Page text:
Abstract
An isotropic dynamical system is one that looks the same in every direction, i.e., if we imagine standing somewhere within an isotropic system, we would not be able to differentiate between different lines of sight. Conversely, anisotropy is a measure of the extent to which a system deviates from perfect isotropy, with larger values indicating greater discrepancies between the structure of the system along its axes. Here, we derive the form of a generalised scalable (mechanically similar) discretized field theoretic Lagrangian that allows for levels of anisotropy to be directly estimated via timeseries of arbitrary dimensionality. We generate synthetic data for both isotropic and anisotropic systems and, by using Bayesian model inversion and reduction, show that we can discriminate between the two datasets – thereby demonstrating proof of principle. We then apply this methodology to murine calcium imaging data collected in rest and task states, showing that anisotropy can be estimated directly from different brain states and cortical regions in an empirical in vivo biological setting. We hope that this theoretical foundation, together with the methodology and publicly available MATLAB code, will provide an accessible way for researchers to obtain new insight into the structural organization of neural systems in terms of how scalable neural regions grow – both ontogenetically during the development of an individual organism, as well as phylogenetically across species.
Introduction
Two of the main concepts upon which computational neuroscience models are based are those of the ‘particle’ (Sears, 1964) and the ‘field’ (McMullin, 2002) – both terms that are inherited from theoretical physics.
Particle theoretic models
In the particle theoretic approach we treat every node within a neural system as a zerodimensional (pointlike) element – a socalled ‘particle’ that evolves in time. The ways in which each one of these neural particles evolve influences the rest of the connected system, such that collectively, the particles form nodes of a dynamically evolving graph (Deco et al., 2008). Particle theoretic frameworks yield experimental advantages for neuroimaging modalities such as electroencephalography (EEG), in which there are usually very few measurement locations. Furthermore, particle theoretic frameworks have computational and statistical advantages for neuroimaging analyses due to associated dimensionality reduction – an attribute that becomes increasingly important for largescale recordings of neural systems (Izhikevich & Edelman, 2008). However, this computational expediency comes at the cost of losing the spatial information contained in a continuum description.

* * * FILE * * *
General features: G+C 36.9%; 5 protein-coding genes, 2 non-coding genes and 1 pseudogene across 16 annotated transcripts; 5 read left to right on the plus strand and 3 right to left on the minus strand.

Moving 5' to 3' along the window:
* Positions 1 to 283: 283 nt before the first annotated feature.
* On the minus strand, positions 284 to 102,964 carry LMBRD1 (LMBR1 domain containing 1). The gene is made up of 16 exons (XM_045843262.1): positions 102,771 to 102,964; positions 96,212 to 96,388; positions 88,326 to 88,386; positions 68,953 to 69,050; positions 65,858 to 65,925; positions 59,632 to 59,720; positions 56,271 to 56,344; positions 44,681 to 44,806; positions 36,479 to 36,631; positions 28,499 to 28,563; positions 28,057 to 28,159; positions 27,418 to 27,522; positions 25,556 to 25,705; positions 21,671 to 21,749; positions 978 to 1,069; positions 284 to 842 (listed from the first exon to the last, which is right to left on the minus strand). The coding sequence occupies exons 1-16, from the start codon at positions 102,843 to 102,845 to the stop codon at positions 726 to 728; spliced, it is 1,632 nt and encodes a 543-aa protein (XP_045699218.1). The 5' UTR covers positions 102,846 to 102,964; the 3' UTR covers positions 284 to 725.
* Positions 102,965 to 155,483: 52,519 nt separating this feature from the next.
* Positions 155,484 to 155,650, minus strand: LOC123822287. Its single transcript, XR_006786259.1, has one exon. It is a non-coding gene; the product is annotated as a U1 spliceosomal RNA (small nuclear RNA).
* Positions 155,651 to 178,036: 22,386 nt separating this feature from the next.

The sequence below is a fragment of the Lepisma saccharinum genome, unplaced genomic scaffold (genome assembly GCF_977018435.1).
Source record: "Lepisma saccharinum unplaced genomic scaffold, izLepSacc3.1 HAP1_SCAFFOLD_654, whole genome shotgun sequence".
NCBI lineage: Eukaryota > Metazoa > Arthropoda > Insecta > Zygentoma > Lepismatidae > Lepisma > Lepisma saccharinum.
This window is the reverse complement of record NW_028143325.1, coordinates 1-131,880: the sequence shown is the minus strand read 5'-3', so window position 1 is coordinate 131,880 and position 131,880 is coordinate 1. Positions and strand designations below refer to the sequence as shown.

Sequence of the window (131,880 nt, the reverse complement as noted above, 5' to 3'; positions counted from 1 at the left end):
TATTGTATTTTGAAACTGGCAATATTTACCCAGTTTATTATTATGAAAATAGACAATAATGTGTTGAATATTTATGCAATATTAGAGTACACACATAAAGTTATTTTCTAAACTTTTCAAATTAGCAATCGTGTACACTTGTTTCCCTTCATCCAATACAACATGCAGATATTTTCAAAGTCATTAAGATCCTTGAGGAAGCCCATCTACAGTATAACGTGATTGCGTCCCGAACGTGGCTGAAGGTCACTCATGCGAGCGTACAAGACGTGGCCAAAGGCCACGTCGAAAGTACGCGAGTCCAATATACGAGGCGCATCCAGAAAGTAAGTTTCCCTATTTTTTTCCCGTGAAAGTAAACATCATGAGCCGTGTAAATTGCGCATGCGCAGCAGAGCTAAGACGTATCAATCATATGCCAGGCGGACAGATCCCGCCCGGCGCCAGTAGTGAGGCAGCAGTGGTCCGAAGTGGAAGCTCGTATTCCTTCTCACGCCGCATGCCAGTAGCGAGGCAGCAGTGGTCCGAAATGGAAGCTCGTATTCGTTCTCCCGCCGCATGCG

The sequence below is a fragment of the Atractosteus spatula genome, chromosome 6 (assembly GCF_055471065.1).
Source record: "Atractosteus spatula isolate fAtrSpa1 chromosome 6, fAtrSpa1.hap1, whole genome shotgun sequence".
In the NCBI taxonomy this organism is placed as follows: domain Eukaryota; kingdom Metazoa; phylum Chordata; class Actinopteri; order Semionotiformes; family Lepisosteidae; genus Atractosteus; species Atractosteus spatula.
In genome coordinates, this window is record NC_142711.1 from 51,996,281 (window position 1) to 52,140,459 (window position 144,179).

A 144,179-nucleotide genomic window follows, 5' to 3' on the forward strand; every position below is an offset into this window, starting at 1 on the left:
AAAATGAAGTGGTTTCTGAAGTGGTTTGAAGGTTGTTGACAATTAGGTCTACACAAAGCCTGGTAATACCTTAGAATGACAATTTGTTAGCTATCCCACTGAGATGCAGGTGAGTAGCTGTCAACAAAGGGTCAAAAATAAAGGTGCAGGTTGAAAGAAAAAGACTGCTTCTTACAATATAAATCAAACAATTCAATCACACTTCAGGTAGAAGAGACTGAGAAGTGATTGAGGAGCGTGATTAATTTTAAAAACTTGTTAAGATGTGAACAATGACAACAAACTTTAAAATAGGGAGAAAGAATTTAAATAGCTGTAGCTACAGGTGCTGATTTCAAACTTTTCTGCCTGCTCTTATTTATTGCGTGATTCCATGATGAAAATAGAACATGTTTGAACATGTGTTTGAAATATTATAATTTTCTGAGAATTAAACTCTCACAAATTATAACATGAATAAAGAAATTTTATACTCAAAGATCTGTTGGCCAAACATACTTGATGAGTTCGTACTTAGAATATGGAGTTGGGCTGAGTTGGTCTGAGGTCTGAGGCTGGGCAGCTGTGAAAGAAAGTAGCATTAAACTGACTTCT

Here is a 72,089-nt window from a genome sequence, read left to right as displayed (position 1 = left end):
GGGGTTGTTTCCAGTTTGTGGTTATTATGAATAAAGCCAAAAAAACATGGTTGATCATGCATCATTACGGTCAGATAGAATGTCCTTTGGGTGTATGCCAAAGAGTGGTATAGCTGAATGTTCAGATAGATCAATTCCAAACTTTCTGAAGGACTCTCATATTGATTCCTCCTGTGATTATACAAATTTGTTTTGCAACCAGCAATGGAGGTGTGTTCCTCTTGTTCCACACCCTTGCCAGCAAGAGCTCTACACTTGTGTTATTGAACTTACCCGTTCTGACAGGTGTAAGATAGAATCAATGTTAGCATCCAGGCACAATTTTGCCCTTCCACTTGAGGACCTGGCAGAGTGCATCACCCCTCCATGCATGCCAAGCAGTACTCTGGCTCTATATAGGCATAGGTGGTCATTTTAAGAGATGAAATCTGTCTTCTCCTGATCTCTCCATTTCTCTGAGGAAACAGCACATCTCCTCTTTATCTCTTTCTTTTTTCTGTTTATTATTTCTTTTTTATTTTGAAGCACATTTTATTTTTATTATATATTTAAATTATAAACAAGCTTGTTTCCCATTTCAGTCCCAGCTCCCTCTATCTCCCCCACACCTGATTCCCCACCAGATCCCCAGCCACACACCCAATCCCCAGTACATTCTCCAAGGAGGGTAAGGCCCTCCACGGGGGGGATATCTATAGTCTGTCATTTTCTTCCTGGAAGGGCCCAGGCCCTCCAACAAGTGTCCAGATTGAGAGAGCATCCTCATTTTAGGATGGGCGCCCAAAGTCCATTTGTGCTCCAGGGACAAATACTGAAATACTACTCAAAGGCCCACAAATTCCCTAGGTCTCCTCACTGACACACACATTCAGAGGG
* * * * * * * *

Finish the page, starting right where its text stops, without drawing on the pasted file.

Field theoretic models
The field theoretic approach treats a neural system as a continuous structure called a ‘field’ that is a function of position, with position treated as a continuous variable. A neural field can exist in 2D or 3D space: it is natural to work in a twodimensional space when modelling a single cortical sheet or a threedimensional space for a crosscortical volume (Breakspear, 2017). In this paper, we use a model that is in essence a compromise between the particle and field models, by taking a continuous field and discretizing it such that we only consider certain points in space – which we henceforth refer to as a discretized field theoretic model.
Isotropic vs. anisotropic systems
A system is said to be isotropic if it looks identical in every direction. This means that if we imagine ourselves standing somewhere within an isotropic structure, then we would see precisely the same structure along all lines of sight. Conversely, anisotropy is a measure of the extent to which a system deviates from perfect isotropy. For example, a sheet of wood is anisotropic due to the preferential directionality of the grain – which we can see by the fact that it is easier to break the wood along the grain than it is to break it against the grain. We present a discretized field theoretic model that allows for the estimation of anisotropy in connected dynamical systems of arbitrary dimensionality. We provide accompanying MATLAB code in a public repository that can be readily used to measure levels of anisotropy on a nodewise basis via timeseries measurements.
Here, we focus on isotropy as the main parameter of interest, as this quantity is usually studied in neuroscience in the context of diffusion tensor imaging (DTI). The latter allows for structural integrity measures of axons, by quantifying the extent to which water molecules diffuse along the axons — i.e., anisotropically. Damage to white matter caused by e.g., traumatic brain injury (TBI) can cause axonal tissue to rupture, resulting in water molecules leaking more isotropically than in an intact axon. The measure of isotropy we propose here, as opposed to DTI, can be estimated directly from any regionspecific neuroimaging timeseries. This allows for us to implement the mathematical framework of Lagrangian field theory in the study of a dynamically (as opposed to structurally) derived measure of anisotropy. Furthermore, as we are embedding the isotropy measure into a scalable mathematical framework, we allow for an estimation of how similar (isotropic) or dissimilar (anisotropic) the signals of neighbouring regions are during the growth of neural systems.
Inference of anisotropy